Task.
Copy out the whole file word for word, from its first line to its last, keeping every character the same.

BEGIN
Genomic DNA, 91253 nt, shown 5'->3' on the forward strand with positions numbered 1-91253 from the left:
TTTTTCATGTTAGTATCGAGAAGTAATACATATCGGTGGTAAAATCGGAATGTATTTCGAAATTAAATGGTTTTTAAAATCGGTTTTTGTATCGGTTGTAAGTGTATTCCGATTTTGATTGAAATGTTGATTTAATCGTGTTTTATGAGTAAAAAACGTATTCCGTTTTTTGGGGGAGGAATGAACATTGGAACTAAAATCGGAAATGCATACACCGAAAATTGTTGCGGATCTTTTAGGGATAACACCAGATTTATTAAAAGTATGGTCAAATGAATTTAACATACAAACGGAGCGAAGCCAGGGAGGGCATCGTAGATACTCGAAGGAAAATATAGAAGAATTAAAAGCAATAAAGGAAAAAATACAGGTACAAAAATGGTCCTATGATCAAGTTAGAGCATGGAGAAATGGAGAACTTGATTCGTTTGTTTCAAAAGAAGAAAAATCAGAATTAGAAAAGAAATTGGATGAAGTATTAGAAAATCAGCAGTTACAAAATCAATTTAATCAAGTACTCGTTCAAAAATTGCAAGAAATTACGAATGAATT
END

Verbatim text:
Genomic DNA, 91253 nt, shown 5'->3' on the forward strand with positions numbered 1-91253 from the left:
TTTTTCATGTTAGTATCGAGAAGTAATACATATCGGTGGTAAAATCGGAATGTATTTCGAAATTAAATGGTTTTTAAAATCGGTTTTTGTATCGGTTGTAAGTGTATTCCGATTTTGATTGAAATGTTGATTTAATCGTGTTTTATGAGTAAAAAACGTATTCCGTTTTTTGGGGGAGGAATGAACATTGGAACTAAAATCGGAAATGCATACACCGAAAATTGTTGCGGATCTTTTAGGGATAACACCAGATTTATTAAAAGTATGGTCAAATGAATTTAACATACAAACGGAGCGAAGCCAGGGAGGGCATCGTAGATACTCGAAGGAAAATATAGAAGAATTAAAAGCAATAAAGGAAAAAATACAGGTACAAAAATGGTCCTATGATCAAGTTAGAGCATGGAGAAATGGAGAACTTGATTCGTTTGTTTCAAAAGAAGAAAAATCAGAATTAGAAAAGAAATTGGATGAAGTATTAGAAAATCAGCAGTTACAAAATCAATTTAATCAAGTACTCGTTCAAAAATTGCAAGAAATTACGAATGAATT